Consumer groups seek CarMax probe over 'deceptive' ads

A spokesman said CarMax supports legislation mandating used-car retailers to fix recalled cars.
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WASHINGTON (Reuters) -- Car-safety groups and a U.S. senator asked the Federal Trade Commission today to investigate CarMax Inc., the biggest seller of used cars nationally, for deceptive advertising claims.

In a petition filed with the FTC, the groups allege that CarMax engages in deceptive advertising by claiming every vehicle it sells passes a rigorous 125-point inspection. The groups said the inspection fails to examine and disclose whether a car has been recalled and repaired.

The petition also seeks to block CarMax sales of unrepaired recalled cars.

CarMax, however, said that used-car retailers were not authorized by automakers to carry out repairs to recalled cars.

"CarMax provides the necessary information for customers to register their vehicle with the manufacturer to determine if it has an open recall and be notified about future recalls," CarMax spokesman Casey Werderman said in a statement to Reuters on Tuesday.

The petition is being supported by Sen. Charles Schumer, D-N.Y., The New York Times and Los Angeles Times reported.

“Car dealers shouldn't sell used cars that have a safety recall to consumers, period,” said Schumer. “Far too many times we have seen the tragic and often fatal consequences when deficient cars are allowed on the road, and it's time for the FTC to do everything it can to put a stop to it.”

Werderman also said CarMax supports legislation mandating used-car retailers to fix recalled cars.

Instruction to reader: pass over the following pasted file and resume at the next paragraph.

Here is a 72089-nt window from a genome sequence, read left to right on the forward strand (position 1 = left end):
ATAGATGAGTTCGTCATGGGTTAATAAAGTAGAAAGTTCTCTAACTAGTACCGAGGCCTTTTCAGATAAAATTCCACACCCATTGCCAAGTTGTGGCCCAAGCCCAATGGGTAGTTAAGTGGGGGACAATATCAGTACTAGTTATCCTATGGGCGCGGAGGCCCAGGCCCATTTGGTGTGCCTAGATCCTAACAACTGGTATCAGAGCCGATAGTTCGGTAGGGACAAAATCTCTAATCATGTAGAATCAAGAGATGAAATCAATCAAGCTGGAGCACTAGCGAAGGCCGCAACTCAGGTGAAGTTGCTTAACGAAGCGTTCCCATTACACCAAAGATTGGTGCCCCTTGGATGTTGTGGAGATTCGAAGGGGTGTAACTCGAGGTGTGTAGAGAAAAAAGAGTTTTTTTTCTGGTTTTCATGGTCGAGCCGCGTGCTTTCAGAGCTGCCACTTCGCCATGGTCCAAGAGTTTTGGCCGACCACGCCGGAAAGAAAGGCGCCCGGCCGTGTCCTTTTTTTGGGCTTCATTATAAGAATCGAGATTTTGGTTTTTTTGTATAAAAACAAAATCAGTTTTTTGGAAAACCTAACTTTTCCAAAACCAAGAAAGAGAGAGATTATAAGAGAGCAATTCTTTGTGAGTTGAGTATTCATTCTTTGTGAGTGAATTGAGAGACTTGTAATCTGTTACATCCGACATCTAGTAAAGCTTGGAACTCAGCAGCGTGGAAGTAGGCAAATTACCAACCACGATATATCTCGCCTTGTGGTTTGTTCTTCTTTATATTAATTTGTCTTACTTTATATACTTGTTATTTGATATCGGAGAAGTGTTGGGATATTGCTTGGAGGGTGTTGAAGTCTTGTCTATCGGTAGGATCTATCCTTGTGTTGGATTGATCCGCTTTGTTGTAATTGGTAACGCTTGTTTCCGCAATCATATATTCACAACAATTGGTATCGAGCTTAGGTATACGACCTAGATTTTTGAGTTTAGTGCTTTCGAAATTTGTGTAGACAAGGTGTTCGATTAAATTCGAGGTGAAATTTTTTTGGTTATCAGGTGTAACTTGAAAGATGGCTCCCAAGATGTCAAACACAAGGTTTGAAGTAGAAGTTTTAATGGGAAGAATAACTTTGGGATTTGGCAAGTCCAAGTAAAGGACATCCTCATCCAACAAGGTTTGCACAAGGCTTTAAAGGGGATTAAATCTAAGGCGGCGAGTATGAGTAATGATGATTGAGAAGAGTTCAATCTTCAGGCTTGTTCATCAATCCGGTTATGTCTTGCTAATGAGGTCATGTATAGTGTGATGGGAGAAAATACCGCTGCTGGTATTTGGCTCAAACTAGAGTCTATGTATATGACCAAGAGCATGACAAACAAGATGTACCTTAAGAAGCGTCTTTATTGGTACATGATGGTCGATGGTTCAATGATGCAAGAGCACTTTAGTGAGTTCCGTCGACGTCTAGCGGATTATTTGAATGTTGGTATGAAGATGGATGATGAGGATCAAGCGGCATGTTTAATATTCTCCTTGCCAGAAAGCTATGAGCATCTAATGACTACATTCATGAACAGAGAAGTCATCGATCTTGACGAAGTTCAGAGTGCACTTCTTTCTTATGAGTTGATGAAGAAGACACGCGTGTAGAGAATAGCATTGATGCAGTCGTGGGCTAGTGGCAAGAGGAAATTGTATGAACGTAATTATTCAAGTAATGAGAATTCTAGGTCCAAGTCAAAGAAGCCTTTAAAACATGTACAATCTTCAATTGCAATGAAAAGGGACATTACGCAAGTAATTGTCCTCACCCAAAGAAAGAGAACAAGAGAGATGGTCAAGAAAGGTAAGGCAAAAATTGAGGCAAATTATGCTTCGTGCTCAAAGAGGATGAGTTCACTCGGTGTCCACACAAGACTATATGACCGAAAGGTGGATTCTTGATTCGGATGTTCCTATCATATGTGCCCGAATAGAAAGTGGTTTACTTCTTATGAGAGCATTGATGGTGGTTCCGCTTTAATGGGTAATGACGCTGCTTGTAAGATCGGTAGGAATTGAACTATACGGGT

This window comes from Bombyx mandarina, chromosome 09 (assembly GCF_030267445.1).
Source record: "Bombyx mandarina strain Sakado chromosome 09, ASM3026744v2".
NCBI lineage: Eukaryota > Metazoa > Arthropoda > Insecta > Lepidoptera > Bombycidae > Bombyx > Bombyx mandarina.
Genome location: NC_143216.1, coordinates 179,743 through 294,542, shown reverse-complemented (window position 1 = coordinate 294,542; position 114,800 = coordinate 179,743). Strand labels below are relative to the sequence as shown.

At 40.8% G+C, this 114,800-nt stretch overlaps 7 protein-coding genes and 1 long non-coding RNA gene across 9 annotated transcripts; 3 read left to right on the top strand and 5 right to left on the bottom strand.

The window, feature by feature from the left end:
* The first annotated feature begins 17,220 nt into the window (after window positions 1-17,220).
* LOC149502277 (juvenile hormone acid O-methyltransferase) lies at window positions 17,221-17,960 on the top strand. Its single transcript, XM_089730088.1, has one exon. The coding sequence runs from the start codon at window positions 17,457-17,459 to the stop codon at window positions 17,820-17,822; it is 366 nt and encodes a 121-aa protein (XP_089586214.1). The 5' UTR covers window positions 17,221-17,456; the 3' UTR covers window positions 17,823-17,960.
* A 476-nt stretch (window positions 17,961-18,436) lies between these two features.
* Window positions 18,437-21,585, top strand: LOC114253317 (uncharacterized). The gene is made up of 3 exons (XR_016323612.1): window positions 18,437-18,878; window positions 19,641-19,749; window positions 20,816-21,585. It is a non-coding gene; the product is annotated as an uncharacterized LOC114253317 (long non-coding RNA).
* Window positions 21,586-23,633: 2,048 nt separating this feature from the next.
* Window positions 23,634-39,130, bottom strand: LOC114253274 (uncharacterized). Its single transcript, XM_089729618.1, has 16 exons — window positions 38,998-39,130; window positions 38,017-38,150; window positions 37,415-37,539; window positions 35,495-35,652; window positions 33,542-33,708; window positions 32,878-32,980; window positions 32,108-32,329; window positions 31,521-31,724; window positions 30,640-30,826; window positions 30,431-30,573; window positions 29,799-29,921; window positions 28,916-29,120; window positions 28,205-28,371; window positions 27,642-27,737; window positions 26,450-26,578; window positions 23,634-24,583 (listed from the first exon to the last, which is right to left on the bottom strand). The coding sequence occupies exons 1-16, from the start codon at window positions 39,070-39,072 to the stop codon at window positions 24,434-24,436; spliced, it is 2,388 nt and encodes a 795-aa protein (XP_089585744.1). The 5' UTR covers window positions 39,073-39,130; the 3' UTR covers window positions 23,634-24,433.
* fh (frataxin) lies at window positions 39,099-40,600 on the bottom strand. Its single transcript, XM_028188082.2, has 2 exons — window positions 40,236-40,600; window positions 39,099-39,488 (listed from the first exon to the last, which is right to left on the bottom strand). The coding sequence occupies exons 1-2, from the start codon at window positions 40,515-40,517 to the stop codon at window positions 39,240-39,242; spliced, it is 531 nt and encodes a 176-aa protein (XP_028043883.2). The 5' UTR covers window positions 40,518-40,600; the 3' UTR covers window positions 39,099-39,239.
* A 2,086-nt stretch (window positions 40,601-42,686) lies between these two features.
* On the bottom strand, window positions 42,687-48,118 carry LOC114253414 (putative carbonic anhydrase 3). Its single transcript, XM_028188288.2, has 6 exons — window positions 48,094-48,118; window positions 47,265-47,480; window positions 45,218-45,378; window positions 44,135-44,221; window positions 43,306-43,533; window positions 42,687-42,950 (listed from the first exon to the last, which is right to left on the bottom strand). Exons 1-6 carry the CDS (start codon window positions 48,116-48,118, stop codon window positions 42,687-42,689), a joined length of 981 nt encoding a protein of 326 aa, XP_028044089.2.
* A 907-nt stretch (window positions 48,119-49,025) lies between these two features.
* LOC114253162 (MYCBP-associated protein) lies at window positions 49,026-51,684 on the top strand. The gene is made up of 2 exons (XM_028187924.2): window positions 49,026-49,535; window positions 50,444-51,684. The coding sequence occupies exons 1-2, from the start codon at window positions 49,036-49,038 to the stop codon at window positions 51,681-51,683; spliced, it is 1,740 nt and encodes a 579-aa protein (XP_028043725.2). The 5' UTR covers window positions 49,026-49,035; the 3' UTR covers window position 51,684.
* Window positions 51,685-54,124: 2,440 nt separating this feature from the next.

The company sold 526,929 used cars in the year ended Feb. 28, according to its latest annual filing.

Consumers for Auto Safety and Reliability supported a bill in California that would ban dealers from selling used cars that have been recalled but not fixed, but the legislation died in an committee earlier this month.

In a June 2 letter to the California Assembly's Business, Professions and Consumer Protection Committee, which was weighing the bill, attorneys for CarMax argued it was impractical for the used-car retailer to manage repairs, the L.A. Times reported.

The company would have to devote staff resources and time to take a recalled vehicle to the nearest authorized dealer for repairs.

The manufacturer, not CarMax, would still pay for all recall repairs.

Such a mandatory process could cause long delays in CarMax’s efforts to sell a vehicle, the company claims.

GM, for example, has recalled about 2.2 million older small cars in the United States to fix a defective ignition switch linked to more than 50 crashes and at least 13 deaths. GM has said it will take until October to have enough parts to repair all the vehicles.

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